10. , , , , , , , , , , , (2008) Brivanib alaninate, a dual inhibitor of vascular endothelial growth factor receptor and fibroblast growth factor receptor tyrosine kinases, induces growth inhibition in mouse models of human hepatocellular carcinoma. Clin Cancer Res 14: 6146–6153

  11. , , , , , , , , , , , , , , (2007) Cetuximab for the treatment of colorectal cancer. N Engl J Med 357(20): 2040–2048

  12. , , , , , , , , , , , , , , , , , (2010) A phase I study to determine the safety, pharmacokinetics and pharmacodynamics of a dual VEGFR and FGFR inhibitor, brivanib, in patients with advanced or metastatic solid tumors. Ann Oncol; e-pub ahead of print 3 December 2010

  13. , , , , , , , (2003) Phase II, randomized trial comparing bevacizumab plus fluorouracil (FU)/leucovorin (LV) with FU/LV alone in patients with metastatic colorectal cancer. J Clin Oncol 21(1): 60–65

  14. , , , , , , , , , , , , , , , (2008) K-ras mutations and benefit from cetuximab in advanced colorectal cancer. N Engl J Med 359(17): 1757–1765

  15. , , , , , , , , , , , , , , (2005) Progress and promise of FDG-PET imaging for cancer patient management and oncologic drug development. Clin Cancer Res 11(8): 2785–2808

  16. (2008) Tumor angiogenesis. N Engl J Med 358(19): 2039–2049

  17. , , , , , , , , (2009) Angiogenic cytokines are increased prior to disease progression in metastatic colorectal cancer patients treated with bevacizumab. Presented at: ASCO Gastrointestinal Cancers Symposium, 15–17 January; San Francisco, CA, USA. Abstract 292

  18. , , , , , , , , , , , , , , , , , , , (2009) Combined vascular endothelial growth factor receptor and epidermal growth factor receptor (EGFR) blockade inhibits tumor growth in xenograft models of EGFR inhibitor resistance. Clin Cancer Res 15(10): 3484–3494

  19. , , , , , , , , , , , (2011) Phase II, open-label study of brivanib as first-line therapy in patients with advanced hepatocellular carcinoma. Clin Cancer Res 7(7): 1973–1983

  20. , , , , , , , , , , , (2007) Randomized phase II trial of cetuximab, bevacizumab, and irinotecan compared with cetuximab and bevacizumab alone in irinotecan-refractory colorectal cancer: the BOND-2 study. J Clin Oncol 25(29): 4557–4561

  21. , , , , , , , , , , , , , , , , , , , (2008) EPIC: phase III trial of cetuximab plus irinotecan after fluoropyrimidine and oxaliplatin failure in patients with metastatic colorectal cancer. J Clin Oncol 26(14): 2311–2319

  22. , , , , , , , , , , , , , , , , , , (2009) Chemotherapy, bevacizumab, and cetuximab in metastatic colorectal cancer. N Engl J Med 360(6): 563–572

  23. , , , , , , (2009) Repeatability of 18F-FDG PET in a multicenter phase I study of patients with advanced gastrointestinal malignancies. J Nucl Med 50(10): 1646–1654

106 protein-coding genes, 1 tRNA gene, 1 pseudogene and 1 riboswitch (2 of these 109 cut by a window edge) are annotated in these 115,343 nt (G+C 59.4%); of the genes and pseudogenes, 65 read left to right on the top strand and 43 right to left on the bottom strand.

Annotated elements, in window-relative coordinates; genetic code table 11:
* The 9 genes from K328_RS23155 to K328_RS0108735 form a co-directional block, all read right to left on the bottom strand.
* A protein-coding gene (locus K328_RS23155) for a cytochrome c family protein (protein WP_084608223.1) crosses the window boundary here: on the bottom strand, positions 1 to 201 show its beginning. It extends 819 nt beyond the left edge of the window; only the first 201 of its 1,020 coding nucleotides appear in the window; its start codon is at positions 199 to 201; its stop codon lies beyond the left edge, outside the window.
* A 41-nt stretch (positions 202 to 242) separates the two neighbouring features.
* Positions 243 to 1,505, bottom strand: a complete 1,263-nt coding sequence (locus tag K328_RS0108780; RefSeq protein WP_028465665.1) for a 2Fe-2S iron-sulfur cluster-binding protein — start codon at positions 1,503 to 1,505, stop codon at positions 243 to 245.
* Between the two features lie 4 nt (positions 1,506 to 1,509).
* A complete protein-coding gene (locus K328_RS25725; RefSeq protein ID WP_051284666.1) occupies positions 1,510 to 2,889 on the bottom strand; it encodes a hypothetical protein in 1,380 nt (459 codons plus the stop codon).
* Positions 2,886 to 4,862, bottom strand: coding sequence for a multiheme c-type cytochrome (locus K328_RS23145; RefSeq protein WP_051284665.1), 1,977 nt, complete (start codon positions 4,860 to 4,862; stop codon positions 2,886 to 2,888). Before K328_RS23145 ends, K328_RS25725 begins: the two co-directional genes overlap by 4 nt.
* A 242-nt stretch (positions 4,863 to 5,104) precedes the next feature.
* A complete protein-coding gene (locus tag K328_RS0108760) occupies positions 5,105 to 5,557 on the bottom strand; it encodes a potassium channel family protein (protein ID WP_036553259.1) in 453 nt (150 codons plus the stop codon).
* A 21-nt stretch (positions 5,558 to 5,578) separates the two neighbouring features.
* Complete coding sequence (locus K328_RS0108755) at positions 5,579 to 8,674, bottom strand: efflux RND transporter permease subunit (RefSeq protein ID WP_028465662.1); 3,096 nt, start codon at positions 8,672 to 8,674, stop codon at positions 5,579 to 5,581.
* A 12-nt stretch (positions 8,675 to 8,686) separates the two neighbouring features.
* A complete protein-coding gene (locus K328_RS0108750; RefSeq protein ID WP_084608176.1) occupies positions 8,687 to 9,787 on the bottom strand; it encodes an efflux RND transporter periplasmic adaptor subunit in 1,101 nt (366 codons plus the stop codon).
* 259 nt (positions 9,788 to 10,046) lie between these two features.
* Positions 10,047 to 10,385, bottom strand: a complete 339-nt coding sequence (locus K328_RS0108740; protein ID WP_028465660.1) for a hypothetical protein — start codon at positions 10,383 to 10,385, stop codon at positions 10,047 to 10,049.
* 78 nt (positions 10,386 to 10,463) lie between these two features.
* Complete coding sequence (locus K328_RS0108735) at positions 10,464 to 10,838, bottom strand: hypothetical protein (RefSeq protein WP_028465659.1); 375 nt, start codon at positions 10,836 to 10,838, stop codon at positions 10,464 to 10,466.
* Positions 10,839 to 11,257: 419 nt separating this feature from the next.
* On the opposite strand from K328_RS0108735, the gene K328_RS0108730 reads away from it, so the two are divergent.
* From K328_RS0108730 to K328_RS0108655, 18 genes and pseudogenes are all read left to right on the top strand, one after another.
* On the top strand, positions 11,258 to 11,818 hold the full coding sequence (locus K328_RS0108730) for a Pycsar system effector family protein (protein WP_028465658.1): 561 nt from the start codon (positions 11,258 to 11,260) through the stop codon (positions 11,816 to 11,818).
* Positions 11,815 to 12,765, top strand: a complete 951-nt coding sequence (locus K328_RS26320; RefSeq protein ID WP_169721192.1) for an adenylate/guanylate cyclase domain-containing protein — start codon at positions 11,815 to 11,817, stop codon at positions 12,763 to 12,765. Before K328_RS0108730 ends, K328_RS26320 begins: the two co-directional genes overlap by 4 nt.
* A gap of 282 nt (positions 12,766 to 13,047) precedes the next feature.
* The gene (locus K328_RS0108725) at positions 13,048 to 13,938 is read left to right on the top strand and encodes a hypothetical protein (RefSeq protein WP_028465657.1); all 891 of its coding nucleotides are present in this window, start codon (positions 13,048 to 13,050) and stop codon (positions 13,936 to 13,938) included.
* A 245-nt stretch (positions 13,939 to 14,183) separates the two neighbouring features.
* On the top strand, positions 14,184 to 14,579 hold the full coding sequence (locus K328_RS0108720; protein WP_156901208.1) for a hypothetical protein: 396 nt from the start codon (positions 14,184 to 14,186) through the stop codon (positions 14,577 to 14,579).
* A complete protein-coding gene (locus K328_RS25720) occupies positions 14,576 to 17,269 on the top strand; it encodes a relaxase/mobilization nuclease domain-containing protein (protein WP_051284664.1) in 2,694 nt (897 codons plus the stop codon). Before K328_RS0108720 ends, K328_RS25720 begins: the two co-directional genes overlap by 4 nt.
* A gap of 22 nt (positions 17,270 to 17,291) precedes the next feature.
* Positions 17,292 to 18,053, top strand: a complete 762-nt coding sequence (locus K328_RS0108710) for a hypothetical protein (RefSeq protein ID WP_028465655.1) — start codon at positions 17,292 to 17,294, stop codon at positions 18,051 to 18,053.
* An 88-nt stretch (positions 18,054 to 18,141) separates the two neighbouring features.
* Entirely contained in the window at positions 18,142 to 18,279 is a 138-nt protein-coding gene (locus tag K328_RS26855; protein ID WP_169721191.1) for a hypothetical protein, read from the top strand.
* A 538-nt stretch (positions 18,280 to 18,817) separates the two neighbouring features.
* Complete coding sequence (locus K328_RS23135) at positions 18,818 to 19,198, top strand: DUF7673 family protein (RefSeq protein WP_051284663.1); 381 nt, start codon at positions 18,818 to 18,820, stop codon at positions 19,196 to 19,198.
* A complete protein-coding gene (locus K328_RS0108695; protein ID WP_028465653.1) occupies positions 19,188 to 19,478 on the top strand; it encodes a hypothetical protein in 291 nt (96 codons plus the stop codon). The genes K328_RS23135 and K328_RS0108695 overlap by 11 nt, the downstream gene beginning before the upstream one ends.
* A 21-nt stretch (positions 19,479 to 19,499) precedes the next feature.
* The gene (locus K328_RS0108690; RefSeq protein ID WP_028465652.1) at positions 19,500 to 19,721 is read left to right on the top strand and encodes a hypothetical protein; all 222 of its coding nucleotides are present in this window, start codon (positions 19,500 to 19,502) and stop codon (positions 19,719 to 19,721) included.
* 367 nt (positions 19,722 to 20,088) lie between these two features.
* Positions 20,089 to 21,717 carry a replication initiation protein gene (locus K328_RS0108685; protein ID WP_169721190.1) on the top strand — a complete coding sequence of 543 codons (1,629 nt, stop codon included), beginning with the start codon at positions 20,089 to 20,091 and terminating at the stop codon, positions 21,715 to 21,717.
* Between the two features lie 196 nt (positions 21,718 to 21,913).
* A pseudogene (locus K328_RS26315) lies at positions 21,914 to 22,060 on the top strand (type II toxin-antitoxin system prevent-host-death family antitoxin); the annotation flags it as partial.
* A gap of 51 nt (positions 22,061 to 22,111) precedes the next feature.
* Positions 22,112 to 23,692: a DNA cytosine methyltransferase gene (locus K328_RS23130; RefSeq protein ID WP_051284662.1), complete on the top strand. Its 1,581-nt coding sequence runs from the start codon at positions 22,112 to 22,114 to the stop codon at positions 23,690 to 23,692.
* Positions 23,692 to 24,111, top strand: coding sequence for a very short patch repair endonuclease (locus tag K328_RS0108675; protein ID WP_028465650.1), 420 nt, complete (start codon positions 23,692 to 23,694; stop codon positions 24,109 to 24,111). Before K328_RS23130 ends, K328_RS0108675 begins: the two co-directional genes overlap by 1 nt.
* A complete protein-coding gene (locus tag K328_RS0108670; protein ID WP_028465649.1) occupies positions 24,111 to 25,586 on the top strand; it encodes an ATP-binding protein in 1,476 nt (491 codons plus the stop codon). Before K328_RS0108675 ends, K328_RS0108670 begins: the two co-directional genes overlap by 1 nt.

24. , , , , , , , (1999) Measurement of clinical and subclinical tumour response using [18F]-fluorodeoxyglucose and positron emission tomography: review and 1999 EORTC recommendations. European Organization for Research and Treatment of Cancer (EORTC) PET Study Group. Eur J Cancer 35(13): 1773–1782

Download references

Acknowledgements

We thank Mark Ayers, BS and Marci Schaner, PhD for supporting correlative biomarker analyses. Editorial and writing assistance were provided by StemScientific and was funded by Bristol-Myers Squibb.

Author information

Affiliations

  1. Department of Gastrointestinal Oncology, Unit 426, The University of Texas MD Anderson Cancer Center, 1515 Holcombe Boulevard, Houston, TX 77030-4009, USA

    • C R Garrett
  2. Division of Medical Oncology and Hematology, Princess Margaret Hospital, Toronto, Ontario, Canada

    • L L Siu
  3. Division of Medical Oncology, USC Norris Cancer Center, Los Angeles, CA, USA

    • A El-Khoueiry
  4. Department of Medical Oncology, VU University Medical Center, Amsterdam, The Netherlands

    • J Buter
  5. Department of Hematology/Oncology, Sylvester Comprehensive Cancer Center, University of Miami School of Medicine, Miami, FL, USA

    • C M Rocha-Lima
  6. Division of Hematology/Oncology, Lombardi Comprehensive Cancer Center, Georgetown University Hospital, Washington, DC, USA

    • J Marshall
  7. Phase I Clinical Trials Program, Karmanos Cancer Institute, Wayne State University, Detroit, MI, USA

    • P LoRusso
  8. Division of Medical Oncology, The Margaret and Charles Juravinski Cancer Centre, Hamilton, Ontario, Canada

    • P Major
  9. Bristol-Myers Squibb, Princeton, NJ, USA

    • J Chemidlin
    • , O Mokliatchouk
    • , L Velasquez
    • , W Hayes
    • , D Feltquate
    • , S Syed
    • , S Ford
    • , G Kollia
    • , S Galbraith
    •  & D S A Nuyten

Authors

  1. Search for C R Garrett in:

  2. Search for L L Siu in:

  3. Search for A El-Khoueiry in:

  4. Search for J Buter in: